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Legal 10.31.16 BLOG 

TAR in the UK Courts—Building on US Jurisprudence Across the Pond

By Dan Meyers and Al-Karim Makhani

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TAR in the UK Courts—Building on US Jurisprudence Across the Pond

Whilst English case law on Technology Assisted Review ("TAR") is still behind the US, two recent English decisions in favour of TAR – Pyrrho Investments Ltd v MWB Property Ltd and Brown v BCA Trading – show that the UK courts are quickly catching up.

Pyrrho, England's first decision on TAR, relied heavily on jurisprudence from the US (the Southern District of New York decision in Da Silva Moore v Publicis Groupe & MSL) and Ireland (Irish Bank Resolution Corporation Ltd v Quinn). Master Matthews cogently explained TAR in the knowledge that the process was unfamiliar to the English court. At its simplest, a senior lawyer reviews a sample of the universe of documents. She/he trains the computer by categorising these documents. The system analyses this decision making and categorises the universe. The results are refined through subsequent reviews by the senior lawyer based on statistical sampling.

After the electronic documents in Pyrhho went through an initial culling process, there were still 3 million documents requiring review. As the time and cost of performing a traditional review would have been disproportionate to the claimed amount, the parties came to a mutual agreement on the use and scope of TAR (as envisaged by CPR Practice Direction 31B – Disclosure of Electronic Documents). In his judgement, Master Matthews outlined the following 10 principles in favour of using TAR:

  • "Experience in other jurisdictions, while so far limited, has been that predictive coding software can be useful in appropriate cases.
  • There is no evidence to show that the use of predictive coding software leads to less accurate disclosure being given than manual review alone or keyword searches and manual review combined.
  • There will be greater consistency in using the computer to apply the approach of a senior lawyer towards the initial sample (as refined) to the whole document set, than in using dozens, perhaps hundreds, of lower-grade fee-earners, each seeking independently to apply the relevant criteria in relation to individual documents.
  • There is nothing in the CPR or practice directions to prohibit the use of such software.
  • The number of electronic documents which must be considered for relevance and possible disclosure in the present case is huge, over 3m.
  • The cost of manually searching these documents would be enormous, amounting to several million pounds at least. In my judgment, therefore, a full manual review of each document would be 'unreasonable' within paragraph 25 of practice direction B to part 31, at least where a suitable automated alternative exists at a lower cost.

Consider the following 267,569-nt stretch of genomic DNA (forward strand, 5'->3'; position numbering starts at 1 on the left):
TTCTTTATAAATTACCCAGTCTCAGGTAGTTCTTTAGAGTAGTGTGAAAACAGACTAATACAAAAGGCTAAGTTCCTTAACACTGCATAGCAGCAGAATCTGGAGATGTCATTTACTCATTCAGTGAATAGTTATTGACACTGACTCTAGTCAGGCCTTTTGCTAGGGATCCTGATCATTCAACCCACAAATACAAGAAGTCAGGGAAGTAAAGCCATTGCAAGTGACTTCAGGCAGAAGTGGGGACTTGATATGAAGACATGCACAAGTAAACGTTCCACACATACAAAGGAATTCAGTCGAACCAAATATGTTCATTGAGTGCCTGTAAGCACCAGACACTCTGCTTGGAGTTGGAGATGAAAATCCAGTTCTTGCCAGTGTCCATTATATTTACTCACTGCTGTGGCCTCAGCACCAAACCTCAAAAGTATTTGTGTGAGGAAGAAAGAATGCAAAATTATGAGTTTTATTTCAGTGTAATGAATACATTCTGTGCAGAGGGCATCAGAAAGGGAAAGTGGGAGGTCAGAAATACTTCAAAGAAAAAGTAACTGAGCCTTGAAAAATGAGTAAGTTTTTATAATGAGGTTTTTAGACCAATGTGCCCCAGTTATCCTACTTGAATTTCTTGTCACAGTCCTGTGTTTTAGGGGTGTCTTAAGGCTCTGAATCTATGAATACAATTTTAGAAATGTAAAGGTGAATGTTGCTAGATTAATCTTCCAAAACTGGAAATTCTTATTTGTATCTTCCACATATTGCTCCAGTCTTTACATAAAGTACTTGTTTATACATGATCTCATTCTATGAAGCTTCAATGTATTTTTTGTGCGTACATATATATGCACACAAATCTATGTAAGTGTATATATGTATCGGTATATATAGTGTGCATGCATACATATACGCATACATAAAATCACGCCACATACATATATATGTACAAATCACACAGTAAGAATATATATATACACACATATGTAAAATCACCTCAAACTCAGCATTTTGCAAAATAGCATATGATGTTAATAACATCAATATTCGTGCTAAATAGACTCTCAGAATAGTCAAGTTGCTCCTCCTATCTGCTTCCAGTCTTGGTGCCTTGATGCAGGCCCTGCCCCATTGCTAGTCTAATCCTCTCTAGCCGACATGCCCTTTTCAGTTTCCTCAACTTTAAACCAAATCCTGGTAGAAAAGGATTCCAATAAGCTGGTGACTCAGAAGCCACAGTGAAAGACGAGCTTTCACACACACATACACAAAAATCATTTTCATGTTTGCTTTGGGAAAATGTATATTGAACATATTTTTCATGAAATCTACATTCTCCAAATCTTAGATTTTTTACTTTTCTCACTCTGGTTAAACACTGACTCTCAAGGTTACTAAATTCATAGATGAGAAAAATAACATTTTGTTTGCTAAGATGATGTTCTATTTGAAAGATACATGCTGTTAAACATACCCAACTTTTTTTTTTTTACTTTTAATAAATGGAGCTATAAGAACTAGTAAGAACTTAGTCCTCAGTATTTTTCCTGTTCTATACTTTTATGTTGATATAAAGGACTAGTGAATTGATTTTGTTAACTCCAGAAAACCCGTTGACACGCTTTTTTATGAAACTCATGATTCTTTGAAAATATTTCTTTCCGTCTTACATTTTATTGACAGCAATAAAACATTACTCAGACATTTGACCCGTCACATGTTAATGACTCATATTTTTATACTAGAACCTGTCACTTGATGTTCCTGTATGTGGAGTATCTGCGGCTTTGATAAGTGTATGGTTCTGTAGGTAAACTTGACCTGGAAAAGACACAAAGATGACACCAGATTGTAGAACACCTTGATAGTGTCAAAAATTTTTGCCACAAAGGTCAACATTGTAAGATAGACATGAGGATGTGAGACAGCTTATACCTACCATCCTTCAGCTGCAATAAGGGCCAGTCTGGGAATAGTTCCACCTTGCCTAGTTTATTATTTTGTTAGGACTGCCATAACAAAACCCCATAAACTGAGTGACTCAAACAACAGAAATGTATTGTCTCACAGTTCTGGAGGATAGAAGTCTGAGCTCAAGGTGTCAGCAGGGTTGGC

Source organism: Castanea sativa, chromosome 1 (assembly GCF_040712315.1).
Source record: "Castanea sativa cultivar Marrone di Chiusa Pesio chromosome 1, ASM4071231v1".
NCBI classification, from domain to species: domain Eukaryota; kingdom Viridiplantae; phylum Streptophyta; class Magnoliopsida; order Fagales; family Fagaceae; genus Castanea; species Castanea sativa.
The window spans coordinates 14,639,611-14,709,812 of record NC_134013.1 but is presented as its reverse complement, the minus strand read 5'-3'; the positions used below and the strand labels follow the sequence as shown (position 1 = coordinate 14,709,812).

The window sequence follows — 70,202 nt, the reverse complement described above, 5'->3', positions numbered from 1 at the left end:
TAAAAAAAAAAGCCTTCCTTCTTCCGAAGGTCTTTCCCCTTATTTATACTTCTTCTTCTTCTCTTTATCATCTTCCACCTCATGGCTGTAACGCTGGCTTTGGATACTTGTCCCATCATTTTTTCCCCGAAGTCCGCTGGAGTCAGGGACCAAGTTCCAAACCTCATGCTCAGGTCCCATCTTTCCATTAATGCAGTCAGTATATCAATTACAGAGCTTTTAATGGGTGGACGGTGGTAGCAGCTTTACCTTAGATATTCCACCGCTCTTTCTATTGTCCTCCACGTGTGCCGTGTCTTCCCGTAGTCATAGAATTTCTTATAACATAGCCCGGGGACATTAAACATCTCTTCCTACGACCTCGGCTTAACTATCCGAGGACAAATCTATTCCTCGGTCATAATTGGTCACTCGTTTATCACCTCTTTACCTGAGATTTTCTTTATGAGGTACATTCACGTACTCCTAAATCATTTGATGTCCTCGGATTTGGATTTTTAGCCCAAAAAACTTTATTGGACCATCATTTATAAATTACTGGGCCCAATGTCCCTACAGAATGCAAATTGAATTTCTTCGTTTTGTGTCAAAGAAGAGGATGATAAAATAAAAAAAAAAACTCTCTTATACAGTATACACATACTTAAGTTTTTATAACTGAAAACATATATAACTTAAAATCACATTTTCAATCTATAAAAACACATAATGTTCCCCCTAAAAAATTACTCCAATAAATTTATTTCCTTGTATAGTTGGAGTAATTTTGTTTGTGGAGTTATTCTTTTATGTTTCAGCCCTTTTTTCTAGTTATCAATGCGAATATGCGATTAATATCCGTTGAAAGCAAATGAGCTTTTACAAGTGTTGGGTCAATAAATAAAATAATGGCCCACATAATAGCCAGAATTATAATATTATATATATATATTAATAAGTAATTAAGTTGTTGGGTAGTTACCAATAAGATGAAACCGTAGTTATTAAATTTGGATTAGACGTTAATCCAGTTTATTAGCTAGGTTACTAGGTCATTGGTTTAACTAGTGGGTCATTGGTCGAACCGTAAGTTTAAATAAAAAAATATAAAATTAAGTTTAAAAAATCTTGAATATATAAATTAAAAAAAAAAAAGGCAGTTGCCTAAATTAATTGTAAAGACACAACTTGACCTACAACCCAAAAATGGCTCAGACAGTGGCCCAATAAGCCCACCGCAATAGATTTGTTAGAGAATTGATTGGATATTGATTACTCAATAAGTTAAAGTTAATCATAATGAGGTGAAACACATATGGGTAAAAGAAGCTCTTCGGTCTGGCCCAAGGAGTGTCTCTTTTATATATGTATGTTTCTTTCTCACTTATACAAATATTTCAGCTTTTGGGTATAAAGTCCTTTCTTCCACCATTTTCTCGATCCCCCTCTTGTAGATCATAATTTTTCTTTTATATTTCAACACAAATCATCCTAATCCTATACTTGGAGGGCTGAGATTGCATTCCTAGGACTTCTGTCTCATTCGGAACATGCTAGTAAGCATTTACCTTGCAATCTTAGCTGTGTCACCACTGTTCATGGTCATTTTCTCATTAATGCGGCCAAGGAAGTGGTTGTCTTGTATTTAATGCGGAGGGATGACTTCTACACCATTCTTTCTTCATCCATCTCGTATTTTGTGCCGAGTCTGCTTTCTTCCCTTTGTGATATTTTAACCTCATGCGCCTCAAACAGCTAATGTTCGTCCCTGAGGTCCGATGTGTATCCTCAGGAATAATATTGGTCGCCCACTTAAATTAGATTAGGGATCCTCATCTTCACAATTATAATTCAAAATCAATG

• The costs of using predictive coding software would depend on various factors, including importantly whether the number of documents is reduced by keyword searches… of course there may be additional costs if manual reviews still need to be carried out when the software has done its best.
  • The 'value' of the claims made in this litigation is in the tens of millions of pounds. In my judgment the estimated costs of using the software are proportionate.
  • The trial in the present case is not until June 2017, so there would be plenty of time to consider other disclosure methods if for any reason the predictive software route turned out to be unsatisfactory.
  • The parties have agreed on the use of the software, and also how to use it, subject only to the approval of the court.

There were no factors of any weight pointing in the opposite direction."

Whilst Pyrrho caused a stir in the legal press, many in the industry still questioned its overall impact. Since the parties had come to an agreement, no arguments against TAR were proffered. Brown v BCA Trading put that issue largely to rest. In Brown, the Petitioner objected to the Respondents giving disclosure using TAR. Mr Registrar Jones was persuaded by the Respondents' argument that TAR could save substantial cost (up to £200,000).Additionally and more importantly, he accepted that all but of the other Pyrrho factors applied (4 being neutral and 10 being inapplicable). He ordered the parties agree on the process for TAR.

Given the growth of TAR decisions in the US, it is no surprise that those decisions are often detailed and technical in nature. However, when taken as a body of law, they are consistent with the principles recently set forth by the English courts. Furthermore, courts in England have an active role in managing cases. This is integral to giving effect to the overriding objective, which judges are duty bound to do. Many within the court system are investing time into understanding TAR, and actively encouraging parties to use it in appropriate cases. Practitioners need to be equally up-to-speed so as not to be blindsided by progressive, well-prepared opponents. It is commonplace for adverse costs to be ordered against litigants – even successful ones – for breaching case management directions. Considering the savings involved as well as the many qualitative benefits, failure to use TAR where appropriate could prove very costly.

TLS is "Best in Service" for Relativity Assisted Review, our TAR platform. Through this technology we have saved clients in excess of £1.5 million. Our technology is complemented by an experienced team: Dan Meyers, President of Information Governance at TLS, was previously a litigation Partner and the Chair of the eDiscovery practice group at the law firm Bracewell & Giuliani LLP in New York. Al-Karim Makhani, Senior Case Consultant, was previously a senior litigation associate at Stephenson Harwood LLP in London.

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